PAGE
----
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Wider Availability Of Naloxone Could Help Curb Drug Overdose Epidemic

Wider Availability Of Naloxone Could Help Curb Drug Overdose Epidemic
Wider Availability Of Naloxone Could Help Curb Drug Overdose Epidemic
In an attempt to reduce the epidemic of fatalities from prescription narcotic overdoses, health officials want to broaden access to an effective antidote that doctors have been using for years.

The emergency department at Sharp Grossmont Hospital is the busiest in San Diego County.

Dr. Danielle Douglas, who works in the emergency department, said it’s not unusual for paramedics to wheel in somebody they suspect of overdosing on narcotics.

“Often, they’re not breathing as regularly as someone would if they’re not on narcotics, the respiratory rate is very decreased, and they’re usually unconscious," Douglas explained.


That's when doctors inject a patient with naloxone. Douglas said the drug revives the patient almost immediately.

“Which is great, because it can save someone an intubation, where they end up on a respirator," Douglas said. "It can potentially save them from death, if they’re in the field, and the paramedics get there just in time, and also save them from a lifelong complications from anoxic brain injury."

Naloxone has been around for more than 40 years. It’s been the overdose antidote of choice for ER doctors and paramedics.

It's a prescription drug, but it is not a controlled substance.

In 2001, New Mexico became the first state to make it easier for doctors to prescribe naloxone, and for other providers to use it. Since then, 17 states have followed suit.


With the steady rise in overdose deaths, there are efforts underway to make naloxone more widely available.

In 2010, Diana Pierce’s son Michael overdosed on prescription painkillers.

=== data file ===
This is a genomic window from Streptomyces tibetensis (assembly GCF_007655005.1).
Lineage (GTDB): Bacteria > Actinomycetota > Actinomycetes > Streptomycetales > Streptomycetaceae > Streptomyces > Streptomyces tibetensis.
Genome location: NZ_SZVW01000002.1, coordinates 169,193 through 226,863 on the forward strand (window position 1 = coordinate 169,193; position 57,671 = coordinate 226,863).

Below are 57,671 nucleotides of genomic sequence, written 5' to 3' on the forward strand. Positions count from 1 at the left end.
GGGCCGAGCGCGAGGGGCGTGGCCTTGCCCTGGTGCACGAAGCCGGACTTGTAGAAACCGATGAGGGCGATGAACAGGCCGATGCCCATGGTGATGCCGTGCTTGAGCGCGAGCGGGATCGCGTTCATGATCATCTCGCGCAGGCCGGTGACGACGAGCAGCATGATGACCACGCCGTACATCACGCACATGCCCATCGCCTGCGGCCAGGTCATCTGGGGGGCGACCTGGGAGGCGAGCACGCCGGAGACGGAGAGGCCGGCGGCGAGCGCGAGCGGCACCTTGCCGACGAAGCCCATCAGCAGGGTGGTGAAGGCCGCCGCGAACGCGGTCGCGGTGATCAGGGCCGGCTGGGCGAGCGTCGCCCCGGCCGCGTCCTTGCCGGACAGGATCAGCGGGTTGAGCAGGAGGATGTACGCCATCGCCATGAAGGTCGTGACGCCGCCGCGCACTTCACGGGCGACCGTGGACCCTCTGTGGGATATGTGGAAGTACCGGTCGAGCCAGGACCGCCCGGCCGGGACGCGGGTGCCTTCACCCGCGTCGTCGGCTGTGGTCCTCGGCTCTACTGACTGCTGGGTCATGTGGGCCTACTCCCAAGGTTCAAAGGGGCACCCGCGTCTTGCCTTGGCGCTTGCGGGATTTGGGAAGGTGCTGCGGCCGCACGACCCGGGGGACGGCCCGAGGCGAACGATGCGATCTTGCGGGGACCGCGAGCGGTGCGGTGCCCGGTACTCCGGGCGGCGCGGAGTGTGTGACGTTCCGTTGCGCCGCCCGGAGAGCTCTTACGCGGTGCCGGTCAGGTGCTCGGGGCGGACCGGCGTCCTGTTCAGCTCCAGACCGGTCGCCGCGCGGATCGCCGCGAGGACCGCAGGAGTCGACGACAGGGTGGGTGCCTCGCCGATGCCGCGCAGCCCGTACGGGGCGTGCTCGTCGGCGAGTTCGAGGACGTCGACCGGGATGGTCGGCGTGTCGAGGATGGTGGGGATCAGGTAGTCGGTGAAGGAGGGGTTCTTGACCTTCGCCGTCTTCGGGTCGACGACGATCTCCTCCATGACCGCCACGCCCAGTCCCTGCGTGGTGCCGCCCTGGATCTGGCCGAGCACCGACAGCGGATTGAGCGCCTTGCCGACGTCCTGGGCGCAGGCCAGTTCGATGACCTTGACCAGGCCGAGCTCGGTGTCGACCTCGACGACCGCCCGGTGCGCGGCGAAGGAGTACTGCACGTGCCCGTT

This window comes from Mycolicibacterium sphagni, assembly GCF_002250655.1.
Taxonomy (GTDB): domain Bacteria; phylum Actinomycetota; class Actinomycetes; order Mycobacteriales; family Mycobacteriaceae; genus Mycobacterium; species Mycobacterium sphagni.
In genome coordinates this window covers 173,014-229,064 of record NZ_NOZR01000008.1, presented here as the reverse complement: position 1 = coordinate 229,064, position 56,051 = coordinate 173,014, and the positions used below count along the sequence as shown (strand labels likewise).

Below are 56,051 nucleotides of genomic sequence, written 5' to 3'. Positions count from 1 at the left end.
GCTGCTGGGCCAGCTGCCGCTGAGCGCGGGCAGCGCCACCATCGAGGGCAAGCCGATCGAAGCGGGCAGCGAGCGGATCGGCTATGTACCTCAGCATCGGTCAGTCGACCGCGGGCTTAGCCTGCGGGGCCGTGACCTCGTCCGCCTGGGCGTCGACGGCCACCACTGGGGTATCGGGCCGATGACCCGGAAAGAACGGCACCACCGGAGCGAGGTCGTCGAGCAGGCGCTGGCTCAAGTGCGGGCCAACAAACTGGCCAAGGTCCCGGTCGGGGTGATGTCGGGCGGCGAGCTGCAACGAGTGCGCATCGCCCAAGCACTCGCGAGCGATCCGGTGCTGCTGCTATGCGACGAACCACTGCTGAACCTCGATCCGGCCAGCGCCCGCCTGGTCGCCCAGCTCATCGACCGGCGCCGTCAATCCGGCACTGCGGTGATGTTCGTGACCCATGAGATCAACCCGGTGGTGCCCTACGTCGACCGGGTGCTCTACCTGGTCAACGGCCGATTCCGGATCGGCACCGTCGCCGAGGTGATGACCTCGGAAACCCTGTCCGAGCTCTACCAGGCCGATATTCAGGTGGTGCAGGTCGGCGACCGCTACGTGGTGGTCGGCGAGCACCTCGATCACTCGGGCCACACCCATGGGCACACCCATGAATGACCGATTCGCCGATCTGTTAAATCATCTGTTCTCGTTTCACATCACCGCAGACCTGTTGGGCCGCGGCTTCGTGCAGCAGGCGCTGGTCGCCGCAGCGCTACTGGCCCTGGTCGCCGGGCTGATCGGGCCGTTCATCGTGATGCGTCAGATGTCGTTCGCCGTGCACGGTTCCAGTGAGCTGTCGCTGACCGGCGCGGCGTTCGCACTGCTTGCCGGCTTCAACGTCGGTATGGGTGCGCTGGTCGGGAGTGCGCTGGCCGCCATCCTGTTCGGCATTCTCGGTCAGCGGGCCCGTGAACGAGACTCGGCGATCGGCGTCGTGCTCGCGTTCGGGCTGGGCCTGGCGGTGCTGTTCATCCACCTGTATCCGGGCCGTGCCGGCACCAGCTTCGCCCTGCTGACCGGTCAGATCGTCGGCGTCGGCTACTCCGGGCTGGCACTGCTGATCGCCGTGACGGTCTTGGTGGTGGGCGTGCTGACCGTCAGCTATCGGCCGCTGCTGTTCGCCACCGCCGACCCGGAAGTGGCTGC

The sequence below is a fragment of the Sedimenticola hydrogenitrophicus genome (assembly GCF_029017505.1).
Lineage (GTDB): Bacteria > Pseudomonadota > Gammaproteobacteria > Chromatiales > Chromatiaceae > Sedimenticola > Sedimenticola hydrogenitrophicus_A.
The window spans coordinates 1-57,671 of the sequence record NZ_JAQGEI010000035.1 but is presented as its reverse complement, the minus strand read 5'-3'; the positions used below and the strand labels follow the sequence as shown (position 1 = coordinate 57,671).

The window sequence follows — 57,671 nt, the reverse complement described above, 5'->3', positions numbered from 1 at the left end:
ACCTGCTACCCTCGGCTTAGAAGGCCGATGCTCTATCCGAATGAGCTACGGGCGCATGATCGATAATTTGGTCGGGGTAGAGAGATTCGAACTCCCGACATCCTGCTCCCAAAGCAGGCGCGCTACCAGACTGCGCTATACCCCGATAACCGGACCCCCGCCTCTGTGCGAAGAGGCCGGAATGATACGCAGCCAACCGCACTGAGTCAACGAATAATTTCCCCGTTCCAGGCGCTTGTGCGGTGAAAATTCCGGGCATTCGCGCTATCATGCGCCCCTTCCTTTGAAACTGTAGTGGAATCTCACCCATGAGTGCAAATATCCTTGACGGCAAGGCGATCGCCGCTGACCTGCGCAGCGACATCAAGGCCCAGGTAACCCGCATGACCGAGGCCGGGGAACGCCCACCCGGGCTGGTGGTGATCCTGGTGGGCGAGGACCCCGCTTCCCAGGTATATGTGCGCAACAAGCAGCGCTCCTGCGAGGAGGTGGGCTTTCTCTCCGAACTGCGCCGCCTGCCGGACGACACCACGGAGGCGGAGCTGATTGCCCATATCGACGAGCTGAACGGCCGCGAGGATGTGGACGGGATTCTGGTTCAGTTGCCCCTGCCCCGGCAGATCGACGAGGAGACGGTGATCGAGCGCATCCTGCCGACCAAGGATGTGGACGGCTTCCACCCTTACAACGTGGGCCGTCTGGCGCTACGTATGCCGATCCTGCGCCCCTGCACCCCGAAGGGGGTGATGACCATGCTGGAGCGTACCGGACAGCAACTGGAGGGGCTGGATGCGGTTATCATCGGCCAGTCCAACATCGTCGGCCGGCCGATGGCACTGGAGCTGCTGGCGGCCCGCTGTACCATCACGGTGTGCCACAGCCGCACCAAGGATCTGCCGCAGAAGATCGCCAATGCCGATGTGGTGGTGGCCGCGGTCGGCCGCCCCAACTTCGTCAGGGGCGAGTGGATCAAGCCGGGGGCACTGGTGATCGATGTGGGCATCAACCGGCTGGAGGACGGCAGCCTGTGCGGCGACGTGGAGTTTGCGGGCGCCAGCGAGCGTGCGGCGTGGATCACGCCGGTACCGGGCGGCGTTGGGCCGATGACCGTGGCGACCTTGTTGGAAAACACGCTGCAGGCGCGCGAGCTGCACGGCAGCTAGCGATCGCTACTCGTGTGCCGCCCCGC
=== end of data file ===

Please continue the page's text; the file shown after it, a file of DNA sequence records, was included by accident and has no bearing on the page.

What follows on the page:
Even though a nurse who lived in his building came to his aid, Michael died.

Pierce wishes there had been some naloxone on hand.

“I think it could have made a difference with him, if the nurse had had it, or someone in the apartments," Pierce lamented. "It’s like, you know, they put the defibrillators everywhere now...just people’s lives.”

To that end, the San Diego County Sheriff’s Department wants to put naloxone in the hands of its deputies. When its pilot program is launched this summer, the Santee station will put nasal atomizers filled with naloxone in all of its patrol cars.

It will be the first law enforcement agency in California to do so.

Capt. James Bovet said San Diego County has seen epidemic levels of drug abuse.

“Starting with prescription medication, and then really morphing into heroin," Bovet said. "And we’ve had many deaths, in all areas, from Poway to Lemon Grove, from children to adults.”

In a survey conducted by the sheriff's department last year, it was found that deputies are typically the very first responders on the scene of emergencies. Bovet said giving deputies a tool to save someone from a fatal overdose fits into their mission.

“That’s our No. 1 priority: the protection of life," he said. "And so really, it’s not unusual at all, it’s something that they do, and it’s just another tool in their bag.”

The FDA has just approved an auto-injector form of naloxone. Doctors could prescribe the user-friendly device to family members or friends of people at risk of an overdose.

There’s also a bill in the California Assembly that would allow pharmacists to dispense naloxone without a doctor’s prescription.

Some critics worry that widespread availability of naloxone could encourage drug use, by eliminating the fear of overdose.

But UC San Diego professor Karla Wagner said there’s no research to support that claim.

She explained providing greater access to naloxone is just one step in a broader strategy.

“And that strategy needs to involve not only getting naloxone into people’s hands, but also educating them about the risk factors and the signs and symptoms of overdose and how to respond appropriately when they see an overdose," Wagner said. "It involves prevention programs that are effective in keeping people from initiating use of opioids in the first place. It includes effective substance abuse treatment.”

Prescription drug abuse is America’s fastest growing drug problem. Overdoses of prescription painkillers and other narcotics killed more than 16,000 Americans in 2010.

Karla Wagner thinks naloxone could be part of the solution.

“Increasing availability of naloxone does have the potential to stem the tide of overdose deaths that we see in San Diego County and we see across the country,” Wagner said.

The county Sheriff’s Department estimates each dual-dose kit of naloxone will cost around $45.

The Department will look for grant funding to cover the $2,500 annual cost of the pilot program. But they say they’ll pay for it themselves if they have to.